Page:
Break on through

State of the Industry - Cover Story | 2021 STATE of the INDUSTRY

Despite courses shutting down for weeks or even months early during the pandemic, rounds played increased more than 13 percent in 2020. What can the industry do to hold on to these new golfers?

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January 13, 2021

Golf courses, much like space and time, are a construct. We might glance at our scorecards or tee signs to check distances and pars, but there are no real boundaries. Each course can be whatever we want it to be.

Just ask Forrest Richardson.

“The game played 500 years ago, 400 years ago, 300 years ago and even 200 years ago didn’t look anything at all like today’s game,” says Richardson, owner of Forrest Richardson & Associates and the current president of the American Society of Golf Course Architects. “Think for a minute that all the way up to the 1800s, there was no term golf course. It didn’t exist. There were no set number of holes. There weren’t any such things as fairways or greens, just holes dug in the ground. People started here or there. Holes could be 700 yards or 200 yards or 100 yards, and you could play till you quit or till the match was over. You might play 30 holes or 20 holes or eight holes.

“And the next day, a new band of people would come out and play a totally different route.”

The evolution of golf and the development of golf courses and their accompanying economies are welcome, but this current environment will not be permanent. There will be more change, and there is no time like the pandemic present to embrace it.

“In today’s world, where things move faster, my encouragement is that the game might make a leap even quicker to new things,” Richardson says. “Not to get rid of tradition, but there might be new ways to enjoy the game.”

The game might have never leaped forward more quickly than it did during 2020, when the COVID-19 pandemic sparked first lobbying, then adaptation from coast to coast. Three-quarters of respondents to our State of the Industry survey were forced to close at some point during the pandemic — 32 percent reported losing at least a month’s worth of potential revenue-producing days, and the mean and median closures were 22.5 days and 16.9 days, respectively — but the ideas that sprouted up and helped make courses recreational safe havens saved plenty of seasons and perhaps even some clubs. Heck, more than half our respondents reported their facility earned enough revenue just from golf to cover losses from food, beverage and events.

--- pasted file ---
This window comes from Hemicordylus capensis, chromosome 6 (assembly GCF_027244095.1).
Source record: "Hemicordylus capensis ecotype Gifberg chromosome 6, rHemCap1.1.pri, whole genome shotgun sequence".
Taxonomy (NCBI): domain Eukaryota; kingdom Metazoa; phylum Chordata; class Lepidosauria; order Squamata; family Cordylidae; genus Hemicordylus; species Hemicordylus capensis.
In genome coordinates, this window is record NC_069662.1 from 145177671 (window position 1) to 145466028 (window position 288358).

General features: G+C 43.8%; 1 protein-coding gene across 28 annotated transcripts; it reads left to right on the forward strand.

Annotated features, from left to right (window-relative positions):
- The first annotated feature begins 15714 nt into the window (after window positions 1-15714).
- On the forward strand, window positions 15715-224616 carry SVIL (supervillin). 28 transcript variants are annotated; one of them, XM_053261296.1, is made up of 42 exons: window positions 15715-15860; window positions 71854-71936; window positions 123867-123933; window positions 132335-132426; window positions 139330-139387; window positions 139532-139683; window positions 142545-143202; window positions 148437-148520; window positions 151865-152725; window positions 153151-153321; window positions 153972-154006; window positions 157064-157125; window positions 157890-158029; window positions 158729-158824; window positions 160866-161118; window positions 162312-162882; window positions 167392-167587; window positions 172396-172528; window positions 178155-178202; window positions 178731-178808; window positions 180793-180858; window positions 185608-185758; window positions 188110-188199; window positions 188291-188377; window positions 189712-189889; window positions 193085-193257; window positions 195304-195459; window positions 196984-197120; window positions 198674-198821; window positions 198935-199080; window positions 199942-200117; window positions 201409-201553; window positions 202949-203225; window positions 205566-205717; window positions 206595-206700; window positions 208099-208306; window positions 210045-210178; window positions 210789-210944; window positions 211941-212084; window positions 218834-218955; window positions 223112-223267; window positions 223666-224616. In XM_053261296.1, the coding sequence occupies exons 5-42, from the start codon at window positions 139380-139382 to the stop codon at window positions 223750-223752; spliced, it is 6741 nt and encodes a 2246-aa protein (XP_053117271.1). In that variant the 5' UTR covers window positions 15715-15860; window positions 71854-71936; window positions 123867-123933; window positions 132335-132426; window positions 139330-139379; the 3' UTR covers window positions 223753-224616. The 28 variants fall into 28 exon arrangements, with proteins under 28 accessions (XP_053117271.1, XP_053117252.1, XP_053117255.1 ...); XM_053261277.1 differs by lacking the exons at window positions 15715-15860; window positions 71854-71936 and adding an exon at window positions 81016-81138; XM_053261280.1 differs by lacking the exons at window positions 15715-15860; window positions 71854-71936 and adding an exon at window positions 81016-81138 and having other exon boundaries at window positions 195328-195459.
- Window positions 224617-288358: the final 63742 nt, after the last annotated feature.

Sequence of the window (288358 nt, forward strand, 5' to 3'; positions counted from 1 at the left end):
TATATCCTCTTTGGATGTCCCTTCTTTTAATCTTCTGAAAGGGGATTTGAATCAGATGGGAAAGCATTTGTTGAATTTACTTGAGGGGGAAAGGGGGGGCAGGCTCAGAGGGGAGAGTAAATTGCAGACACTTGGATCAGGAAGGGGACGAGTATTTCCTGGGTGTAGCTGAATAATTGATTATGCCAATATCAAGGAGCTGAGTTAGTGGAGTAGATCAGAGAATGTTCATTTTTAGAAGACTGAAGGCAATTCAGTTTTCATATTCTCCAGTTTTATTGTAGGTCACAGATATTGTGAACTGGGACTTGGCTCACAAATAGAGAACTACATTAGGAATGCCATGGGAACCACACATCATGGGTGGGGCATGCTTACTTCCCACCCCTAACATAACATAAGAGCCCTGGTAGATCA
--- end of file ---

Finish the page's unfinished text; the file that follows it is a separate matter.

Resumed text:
Golf boomed during the pandemic. Rounds increased more than 13 percent year over year through the end of November and quarterly equipment sales topped $1 billion from July through September — just the second time that figure has hit 10 digits and the first since right before the start of the Great Recession in 2008 — according to Golf Datatech. Rounds played last year decreased at only 8 percent of courses, according to our survey results, and among those courses that reported an increase, 56 percent said their jump was at least 20 percent.

THE TASTER PORTION

What can the industry do to hang on to all those new golfers, and to keep those existing golfers who visited the course more frequently during 2020 coming back just as often?

Consider what Jan Bel Jan calls “the taster portion.”

“Some of the golf facilities that have been most successful are the ones who have made decisions in the last four or five years to add forward tees, to create short-game areas, to create short courses or even a short golf course inside the practice range, who decided that family events were a good thing, and who decided to make the golf facility not just family-friendly but child-friendly — and when you make anything child-friendly you make it community-friendly,” says Bel Jan, owner of Jan Bel Jan Golf Course Design and the immediate past president of the ASGCA. “That goes a long way to people inviting a friend and engaging them in the game.”

Bel Jan and Richardson partnered in October to deliver a tremendous webinar on just that topic for PGA Show Connects, the virtual platform for the annual event, that is archived online. Watching or listening to “Where Do We Put All These New Golfers: Master Planning for the Present and Future” will be an hour well spent for anyone interested in the continued growth of the game.